Why CIA Tapes Created & Destroyed
- Tapes by CIA Lived and Died to Save Image
By Scott Shane and Mark Mazzetti
The New York Times
Washington - If Abu Zubaydah, a senior operative of Al Qaeda, died
in American hands, Central Intelligence Agency officers pursuing the
terrorist group knew that much of the world would believe they had
So in the spring of 2002, even as the intelligence officers flew
in a surgeon from Johns Hopkins Hospital to treat Abu Zubaydah, who
had been shot three times during his capture in Pakistan, they set up
video cameras to record his every moment: asleep in his cell, having
his bandages changed, being interrogated.
In fact, current and former intelligence officials say, the
agency's every action in the prolonged drama of the interrogation
videotapes was prompted in part by worry about how its conduct might
be perceived - by Congress, by prosecutors, by the American public and
by Muslims worldwide.
That worry drove the decision to begin taping interrogations - and
to stop taping just months later, after the treatment of prisoners
began to include waterboarding. And it fueled the nearly three-year
campaign by the agency's clandestine service for permission to destroy
the tapes, culminating in a November 2005 destruction order from the
service's director, Jose A. Rodriguez Jr.
Now, the disclosure of the tapes and their destruction in 2005
have become just the public spectacle the agency had sought to avoid.
To the already fierce controversy over whether the Bush administration
authorized torture has been added the specter of a cover-up.
The Justice Department, the C.I.A.'s inspector general and
Congress are investigating whether any official lied about the tapes
or broke the law by destroying them. Still in dispute is whether any
White House official encouraged their destruction and whether the
C.I.A. deliberately hid them from the national Sept. 11 commission.
But interviews with two dozen current and former officials, most
of whom would speak about the classified program only on the condition
of anonymity, revealed new details about why the tapes were made and
then eliminated. Their accounts show how political and legal
considerations competed with intelligence concerns in the handling of
The discussion about the tapes took place in Congressional
briefings and secret deliberations among top White House lawyers,
including a meeting in May 2004 just days after photographs of abuse
at Abu Ghraib prison in Iraq had reminded the administration of the
power of such images. The debate stretched over the tenure of two
C.I.A. chiefs and became entangled in a feud between the agency's top
lawyers and its inspector general. The tapes documented a program so
closely guarded that President Bush himself had agreed with the advice
of intelligence officials that he not be told the locations of the
secret C.I.A. prisons. Had there been no political or security
considerations, videotaping every interrogation and preserving the
tapes would make sense, according to several intelligence officials.
"You couldn't have more than one or two analysts in the room,"
said A. B. Krongard, the C.I.A.'s No. 3 official at the time the
interrogations were taped. "You want people with spectacular language
skills to watch the tapes. You want your top Al Qaeda experts to watch
the tapes. You want psychologists to watch the tapes. You want
interrogators in training to watch the tapes."
Given such advantages, why was the taping stopped by the end of
2002, less than a year after it started?
"By that time," Mr. Krongard said, "paranoia was setting in."
The Decision to Tape
By several accounts, the decision to begin taping Abu Zubaydah and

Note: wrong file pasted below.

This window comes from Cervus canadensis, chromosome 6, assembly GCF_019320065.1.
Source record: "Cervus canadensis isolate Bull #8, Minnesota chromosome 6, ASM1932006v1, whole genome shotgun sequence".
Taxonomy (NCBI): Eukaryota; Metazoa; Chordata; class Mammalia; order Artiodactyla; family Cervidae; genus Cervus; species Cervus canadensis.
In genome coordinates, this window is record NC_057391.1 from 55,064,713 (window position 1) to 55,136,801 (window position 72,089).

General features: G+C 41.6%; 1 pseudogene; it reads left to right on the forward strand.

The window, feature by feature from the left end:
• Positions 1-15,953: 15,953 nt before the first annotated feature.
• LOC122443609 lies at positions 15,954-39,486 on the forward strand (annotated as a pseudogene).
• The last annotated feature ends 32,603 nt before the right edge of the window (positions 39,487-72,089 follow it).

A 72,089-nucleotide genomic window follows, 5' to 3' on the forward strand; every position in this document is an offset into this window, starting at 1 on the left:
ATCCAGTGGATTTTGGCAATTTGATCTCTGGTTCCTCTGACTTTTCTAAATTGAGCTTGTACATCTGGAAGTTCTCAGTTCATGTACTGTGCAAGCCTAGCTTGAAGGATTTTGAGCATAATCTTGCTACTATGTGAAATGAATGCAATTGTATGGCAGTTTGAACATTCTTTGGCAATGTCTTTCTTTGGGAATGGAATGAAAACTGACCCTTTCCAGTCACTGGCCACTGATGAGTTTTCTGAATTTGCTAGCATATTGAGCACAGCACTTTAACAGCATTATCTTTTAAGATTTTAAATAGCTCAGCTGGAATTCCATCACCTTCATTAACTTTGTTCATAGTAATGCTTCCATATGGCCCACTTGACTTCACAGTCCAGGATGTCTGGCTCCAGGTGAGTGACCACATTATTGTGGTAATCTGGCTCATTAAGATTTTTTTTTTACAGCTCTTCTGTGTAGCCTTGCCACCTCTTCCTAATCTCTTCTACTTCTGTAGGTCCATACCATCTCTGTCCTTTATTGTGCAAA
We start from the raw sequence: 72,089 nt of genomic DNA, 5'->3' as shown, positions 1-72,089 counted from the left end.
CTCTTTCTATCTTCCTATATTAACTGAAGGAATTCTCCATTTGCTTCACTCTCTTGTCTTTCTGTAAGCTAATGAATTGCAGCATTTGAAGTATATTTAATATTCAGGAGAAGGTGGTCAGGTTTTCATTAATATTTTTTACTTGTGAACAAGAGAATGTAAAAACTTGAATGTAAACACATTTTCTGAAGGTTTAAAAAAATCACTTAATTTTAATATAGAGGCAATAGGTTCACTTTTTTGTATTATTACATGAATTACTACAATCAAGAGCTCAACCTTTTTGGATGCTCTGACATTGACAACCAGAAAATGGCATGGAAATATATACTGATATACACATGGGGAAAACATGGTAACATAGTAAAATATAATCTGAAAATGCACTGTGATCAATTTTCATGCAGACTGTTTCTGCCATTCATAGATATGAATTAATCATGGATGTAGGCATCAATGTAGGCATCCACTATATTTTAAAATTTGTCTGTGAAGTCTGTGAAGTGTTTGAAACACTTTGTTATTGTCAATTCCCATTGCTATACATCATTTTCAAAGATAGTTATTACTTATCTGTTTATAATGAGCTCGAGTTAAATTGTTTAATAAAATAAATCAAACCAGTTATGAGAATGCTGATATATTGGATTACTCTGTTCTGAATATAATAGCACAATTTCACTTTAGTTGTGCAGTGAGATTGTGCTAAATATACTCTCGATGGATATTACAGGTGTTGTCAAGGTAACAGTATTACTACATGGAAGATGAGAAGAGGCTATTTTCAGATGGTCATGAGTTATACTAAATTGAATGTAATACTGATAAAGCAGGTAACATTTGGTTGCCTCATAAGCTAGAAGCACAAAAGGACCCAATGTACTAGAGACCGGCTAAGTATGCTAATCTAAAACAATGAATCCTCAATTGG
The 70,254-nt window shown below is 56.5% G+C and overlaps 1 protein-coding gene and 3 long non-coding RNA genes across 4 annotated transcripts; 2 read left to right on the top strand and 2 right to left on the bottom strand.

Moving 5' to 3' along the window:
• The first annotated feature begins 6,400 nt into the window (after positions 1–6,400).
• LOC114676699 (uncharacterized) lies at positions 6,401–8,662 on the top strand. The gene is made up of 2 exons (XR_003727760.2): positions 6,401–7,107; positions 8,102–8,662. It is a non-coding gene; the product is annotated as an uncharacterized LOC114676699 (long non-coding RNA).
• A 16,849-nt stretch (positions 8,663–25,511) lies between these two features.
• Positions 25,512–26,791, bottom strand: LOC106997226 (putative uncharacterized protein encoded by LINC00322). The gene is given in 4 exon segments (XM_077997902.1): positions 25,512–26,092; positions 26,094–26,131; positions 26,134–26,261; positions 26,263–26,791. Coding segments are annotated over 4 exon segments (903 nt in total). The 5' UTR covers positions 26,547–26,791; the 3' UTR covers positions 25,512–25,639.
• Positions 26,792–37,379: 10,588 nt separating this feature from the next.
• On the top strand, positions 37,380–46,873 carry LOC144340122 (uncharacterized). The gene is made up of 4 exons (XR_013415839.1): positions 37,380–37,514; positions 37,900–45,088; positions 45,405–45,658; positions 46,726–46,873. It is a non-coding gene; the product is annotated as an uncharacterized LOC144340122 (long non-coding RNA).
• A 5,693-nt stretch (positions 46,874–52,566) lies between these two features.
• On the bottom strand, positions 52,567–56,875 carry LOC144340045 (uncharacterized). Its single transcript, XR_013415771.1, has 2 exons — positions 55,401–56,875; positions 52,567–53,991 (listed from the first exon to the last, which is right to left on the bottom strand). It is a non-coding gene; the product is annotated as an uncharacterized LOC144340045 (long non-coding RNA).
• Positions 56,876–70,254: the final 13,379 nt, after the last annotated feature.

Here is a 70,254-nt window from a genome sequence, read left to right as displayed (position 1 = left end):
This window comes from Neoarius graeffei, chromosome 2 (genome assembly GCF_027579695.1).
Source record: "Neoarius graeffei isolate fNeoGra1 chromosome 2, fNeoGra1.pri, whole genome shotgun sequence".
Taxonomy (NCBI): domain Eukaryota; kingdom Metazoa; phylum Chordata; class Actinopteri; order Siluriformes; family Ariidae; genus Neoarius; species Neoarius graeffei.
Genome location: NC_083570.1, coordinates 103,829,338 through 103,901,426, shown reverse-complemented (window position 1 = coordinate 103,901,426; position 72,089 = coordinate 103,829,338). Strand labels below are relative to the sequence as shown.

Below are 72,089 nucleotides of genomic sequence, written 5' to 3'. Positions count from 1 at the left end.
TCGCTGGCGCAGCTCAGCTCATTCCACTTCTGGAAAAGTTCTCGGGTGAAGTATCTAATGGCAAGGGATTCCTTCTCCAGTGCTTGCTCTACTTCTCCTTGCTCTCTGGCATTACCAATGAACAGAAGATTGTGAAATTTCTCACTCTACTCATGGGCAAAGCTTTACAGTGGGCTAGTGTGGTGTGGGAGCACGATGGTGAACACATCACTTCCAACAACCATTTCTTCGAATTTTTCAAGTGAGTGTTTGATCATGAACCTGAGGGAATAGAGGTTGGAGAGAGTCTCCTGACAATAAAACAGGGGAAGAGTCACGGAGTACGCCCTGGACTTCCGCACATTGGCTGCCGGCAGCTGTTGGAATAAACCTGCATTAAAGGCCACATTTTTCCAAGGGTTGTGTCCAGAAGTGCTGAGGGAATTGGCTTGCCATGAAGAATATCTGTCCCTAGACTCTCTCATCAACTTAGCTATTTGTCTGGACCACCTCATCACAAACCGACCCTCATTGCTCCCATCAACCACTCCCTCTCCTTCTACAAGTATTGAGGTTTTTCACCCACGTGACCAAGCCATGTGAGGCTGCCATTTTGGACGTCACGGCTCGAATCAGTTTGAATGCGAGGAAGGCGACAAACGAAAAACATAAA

another detainee suspected of being a Qaeda operative, Abd al-Rahim
al-Nashiri, was made in the field, with several goals in mind.
First, there was Abu Zubaydah's precarious condition. "There was
concern that we needed to have this all documented in case he should
expire from his injuries," recalled one former intelligence official.
Just as important was the fact that for many years the C.I.A. had
rarely conducted even standard interrogations, let alone ones
involving physical pressure, so officials wanted to track closely the
use of legally fraught interrogation methods. And there was interest
in capturing all the information to be gleaned from a rare resource -
direct testimony from those who had attacked the United States.
But just months later, the taping was stopped. Some field officers
had never liked the idea. "If you're a case officer, the last thing
you want is someone in Washington second-guessing everything you did,"
said one former agency veteran.
More significant, interrogations of Abu Zubaydah had gotten
rougher, with each new tactic approved by cable from headquarters.
American officials have said that Abu Zubaydah was the first Qaeda
prisoner to be waterboarded, a procedure during which water is poured
over the prisoner's mouth and nose to create a feeling of drowning.
Officials said they felt they could not risk a public leak of a
videotape showing Americans giving such harsh treatment to bound
Heightening the worries about the tapes was word of the first
deaths of prisoners in American custody. In November 2002, an Afghan
man froze to death overnight while chained in a cell at a C.I.A. site
in Afghanistan, north of Kabul, the capital. Two more prisoners died
in December 2002 in American military custody at Bagram Air Base in
By late 2002, interrogators were recycling videotapes, preserving
only two days of tapes before recording over them, one C.I.A. officer
said. Finally, senior agency officials decided that written summaries
of prisoners' answers would suffice.
Still, that decision left hundreds of hours of videotape of the
two Qaeda figures locked in an overseas safe.
Clandestineservice officers who had overseen the interrogations
began pushing hard to destroy the tapes. But George J. Tenet, then the
director of central intelligence, was wary, in part because the
agency's top lawyer, Scott W. Muller, advised against it, current and
former officials said.
Yet agency officials decided to float the idea of eliminating the
tapes on Capitol Hill, hoping for political cover. In February 2003,
Mr. Muller told members of the House and Senate oversight committees
about the C.I.A's interest in destroying the tapes for security reasons.
But both Porter J. Goss, then a Republican congressman from
Florida and the chairman of the House Intelligence Committee, and